Yes, directly after the Invisible Illness Awareness Week, another awareness has popped its head to inform and to raise awareness for those who may not know anything about it or the challenges that it can present for the sufferer.
And what is this new awareness event you wonder? Well, it’s now officially Balance Awareness Week hosted by the folks at VEDA an organisation that provides support and information for those living with a vestibular condition. Some of you may be wondering that the term vestibular means – and to simply explain it is a word which refers to the inner-ear balance disorder.
In order to maintain great balance we need to be able to rely on the information from our brain, eyes, inner-ear and muscular-skeletal system. However, when one of these becomes damaged through injury or a virus then our balance system can become impaired leading to symptoms such:
- Dizziness (feeling of disequilibrium; or unsteadiness; imbalance)
- Vertigo (spinning sensation)
- Tinnitus (ringing or buzzing in the ears)
- Hearing loss
- Problems with vision
- Nausea and Vomiting
- and many more!
Just as those from last week’s event, vestibular conditions are an invisible chronic illness as the symptoms nor its effects cannot be seen by an observer which lead many to underestimate or completely ignore the severity or the impact of the sufferer. And as a person who lives with dizziness and vertigo every day, believe when I say that it is not a walk in the park and its effects are very real and can interfere with the ability to perform daily activities and tasks such as bathing or dressing. Many people didn’t believe that I was suffering from dizziness or that I was overestimating the severity of it – and that is why this campaign is so important to teach people about the effects that vestibular and balance problems can have. They are very real and sometimes can be mistaken for being under the influence of alcohol – so is an issue that people need to be addressed on especially as there have been cases of those with vestibular disorders being arrested on the suspicion for driving whilst under the influence of alcohol. Another great example of why we shouldn’t judge books by their covers – we don’t know the true facts.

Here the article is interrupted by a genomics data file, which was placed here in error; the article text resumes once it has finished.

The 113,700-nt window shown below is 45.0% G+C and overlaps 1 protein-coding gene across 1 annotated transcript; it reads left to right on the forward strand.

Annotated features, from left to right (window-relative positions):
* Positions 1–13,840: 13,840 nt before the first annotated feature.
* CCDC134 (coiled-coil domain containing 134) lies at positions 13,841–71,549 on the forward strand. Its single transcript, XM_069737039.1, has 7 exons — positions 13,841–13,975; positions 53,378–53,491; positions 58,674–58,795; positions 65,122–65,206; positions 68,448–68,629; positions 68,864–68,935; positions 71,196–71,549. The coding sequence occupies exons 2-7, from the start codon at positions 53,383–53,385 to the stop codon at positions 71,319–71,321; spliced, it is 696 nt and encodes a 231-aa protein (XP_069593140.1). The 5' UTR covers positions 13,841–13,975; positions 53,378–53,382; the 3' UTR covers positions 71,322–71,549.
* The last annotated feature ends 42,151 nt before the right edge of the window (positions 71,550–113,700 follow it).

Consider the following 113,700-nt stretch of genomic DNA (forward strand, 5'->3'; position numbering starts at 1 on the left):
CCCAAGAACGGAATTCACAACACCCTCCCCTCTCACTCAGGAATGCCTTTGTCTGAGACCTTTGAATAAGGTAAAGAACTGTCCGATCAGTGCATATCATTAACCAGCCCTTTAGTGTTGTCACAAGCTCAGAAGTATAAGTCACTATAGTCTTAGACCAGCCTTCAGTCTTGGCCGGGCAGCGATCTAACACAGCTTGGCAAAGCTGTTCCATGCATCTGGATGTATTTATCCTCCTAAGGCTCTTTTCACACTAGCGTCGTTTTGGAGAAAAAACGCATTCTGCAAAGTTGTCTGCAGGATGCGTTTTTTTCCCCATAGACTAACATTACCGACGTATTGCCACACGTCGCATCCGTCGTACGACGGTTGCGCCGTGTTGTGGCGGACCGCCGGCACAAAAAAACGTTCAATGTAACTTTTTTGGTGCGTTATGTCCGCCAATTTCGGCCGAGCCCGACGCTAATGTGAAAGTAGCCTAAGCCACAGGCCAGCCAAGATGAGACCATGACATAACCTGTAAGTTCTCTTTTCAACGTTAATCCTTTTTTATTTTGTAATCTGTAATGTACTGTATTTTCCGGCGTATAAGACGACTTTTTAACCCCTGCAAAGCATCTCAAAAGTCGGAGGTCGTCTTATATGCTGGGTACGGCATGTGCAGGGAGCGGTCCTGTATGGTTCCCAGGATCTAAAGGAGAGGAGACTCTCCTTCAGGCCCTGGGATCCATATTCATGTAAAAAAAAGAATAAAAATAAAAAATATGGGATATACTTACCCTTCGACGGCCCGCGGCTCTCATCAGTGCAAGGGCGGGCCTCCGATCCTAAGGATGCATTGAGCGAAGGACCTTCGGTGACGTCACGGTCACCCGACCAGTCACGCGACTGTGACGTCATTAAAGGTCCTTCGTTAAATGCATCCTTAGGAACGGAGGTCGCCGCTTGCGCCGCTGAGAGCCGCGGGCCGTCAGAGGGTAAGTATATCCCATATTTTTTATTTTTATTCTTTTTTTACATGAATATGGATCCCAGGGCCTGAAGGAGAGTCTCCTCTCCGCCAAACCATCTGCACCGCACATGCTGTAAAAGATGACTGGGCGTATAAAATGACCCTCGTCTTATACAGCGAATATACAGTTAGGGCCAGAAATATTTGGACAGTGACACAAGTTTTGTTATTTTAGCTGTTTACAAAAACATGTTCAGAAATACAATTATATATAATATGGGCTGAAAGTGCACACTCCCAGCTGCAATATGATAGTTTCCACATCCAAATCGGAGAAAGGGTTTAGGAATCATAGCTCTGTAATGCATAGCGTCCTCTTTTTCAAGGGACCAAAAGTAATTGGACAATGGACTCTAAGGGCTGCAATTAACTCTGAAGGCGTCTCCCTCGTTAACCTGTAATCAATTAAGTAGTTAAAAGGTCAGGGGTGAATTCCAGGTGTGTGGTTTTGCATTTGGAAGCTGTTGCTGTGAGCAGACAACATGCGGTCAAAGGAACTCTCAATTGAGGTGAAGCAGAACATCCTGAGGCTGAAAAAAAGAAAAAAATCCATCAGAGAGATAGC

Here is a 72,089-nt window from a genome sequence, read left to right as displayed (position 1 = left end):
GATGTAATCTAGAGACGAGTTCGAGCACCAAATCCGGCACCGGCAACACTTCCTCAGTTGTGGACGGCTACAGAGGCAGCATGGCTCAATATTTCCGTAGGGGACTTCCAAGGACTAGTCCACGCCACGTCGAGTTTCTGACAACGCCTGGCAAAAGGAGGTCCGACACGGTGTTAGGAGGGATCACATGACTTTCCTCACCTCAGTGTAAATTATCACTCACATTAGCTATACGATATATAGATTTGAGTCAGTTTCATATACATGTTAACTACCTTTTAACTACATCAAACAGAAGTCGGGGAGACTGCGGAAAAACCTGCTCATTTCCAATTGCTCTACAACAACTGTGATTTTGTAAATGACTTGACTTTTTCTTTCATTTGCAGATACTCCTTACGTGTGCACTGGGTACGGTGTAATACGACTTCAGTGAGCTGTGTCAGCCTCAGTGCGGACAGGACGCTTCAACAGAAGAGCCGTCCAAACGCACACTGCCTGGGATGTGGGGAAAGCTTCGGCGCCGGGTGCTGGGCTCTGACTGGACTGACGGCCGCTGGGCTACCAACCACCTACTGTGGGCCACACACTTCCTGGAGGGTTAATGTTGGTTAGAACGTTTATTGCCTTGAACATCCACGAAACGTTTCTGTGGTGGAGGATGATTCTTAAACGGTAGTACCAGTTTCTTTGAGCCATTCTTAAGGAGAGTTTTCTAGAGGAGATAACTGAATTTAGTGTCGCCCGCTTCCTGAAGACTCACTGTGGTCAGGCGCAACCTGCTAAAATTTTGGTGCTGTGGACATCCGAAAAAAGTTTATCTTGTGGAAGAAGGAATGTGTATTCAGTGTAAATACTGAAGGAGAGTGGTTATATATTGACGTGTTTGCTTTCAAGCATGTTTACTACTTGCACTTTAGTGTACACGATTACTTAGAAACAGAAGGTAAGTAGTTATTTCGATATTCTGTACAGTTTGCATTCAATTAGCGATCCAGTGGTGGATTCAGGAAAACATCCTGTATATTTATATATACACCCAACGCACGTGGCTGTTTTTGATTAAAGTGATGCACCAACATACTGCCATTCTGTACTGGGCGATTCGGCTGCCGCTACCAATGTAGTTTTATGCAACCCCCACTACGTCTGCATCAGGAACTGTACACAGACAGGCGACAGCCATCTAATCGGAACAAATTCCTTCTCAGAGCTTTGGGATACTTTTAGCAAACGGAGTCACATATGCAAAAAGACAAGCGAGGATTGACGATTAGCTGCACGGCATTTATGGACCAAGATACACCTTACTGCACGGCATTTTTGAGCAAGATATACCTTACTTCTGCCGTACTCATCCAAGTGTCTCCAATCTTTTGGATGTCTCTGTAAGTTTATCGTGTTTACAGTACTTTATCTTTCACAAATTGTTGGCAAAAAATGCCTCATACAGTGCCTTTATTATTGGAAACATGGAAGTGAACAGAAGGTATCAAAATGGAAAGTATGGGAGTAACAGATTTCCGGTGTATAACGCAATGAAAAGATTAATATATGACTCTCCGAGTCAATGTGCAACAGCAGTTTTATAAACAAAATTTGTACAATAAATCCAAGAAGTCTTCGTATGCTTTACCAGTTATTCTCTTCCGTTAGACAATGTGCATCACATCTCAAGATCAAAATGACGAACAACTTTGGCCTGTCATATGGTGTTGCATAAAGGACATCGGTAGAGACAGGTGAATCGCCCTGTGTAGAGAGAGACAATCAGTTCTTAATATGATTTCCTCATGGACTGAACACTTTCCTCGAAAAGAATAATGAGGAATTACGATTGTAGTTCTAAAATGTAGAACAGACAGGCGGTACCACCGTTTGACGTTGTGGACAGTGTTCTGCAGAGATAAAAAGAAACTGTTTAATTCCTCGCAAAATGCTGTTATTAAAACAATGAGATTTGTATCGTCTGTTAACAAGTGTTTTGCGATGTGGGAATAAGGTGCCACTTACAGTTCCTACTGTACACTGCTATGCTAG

To learn more about the Vestibular system, you can read the VEDA pamphlet on the ’10 Things You Didn’t Know About the Balance (Vestibular) System’
And to find more about Vestibular Disorders, here is the VEDA Factsheet of Facts, Figures and Trivia
To find out more about vestibular disorder and the work of VEDA then please visit their website: http://vestibular.org/
And to learn more about the VEDA campaign of Balance Awareness Week and how you can help please visit: http://vestibular.org/BAW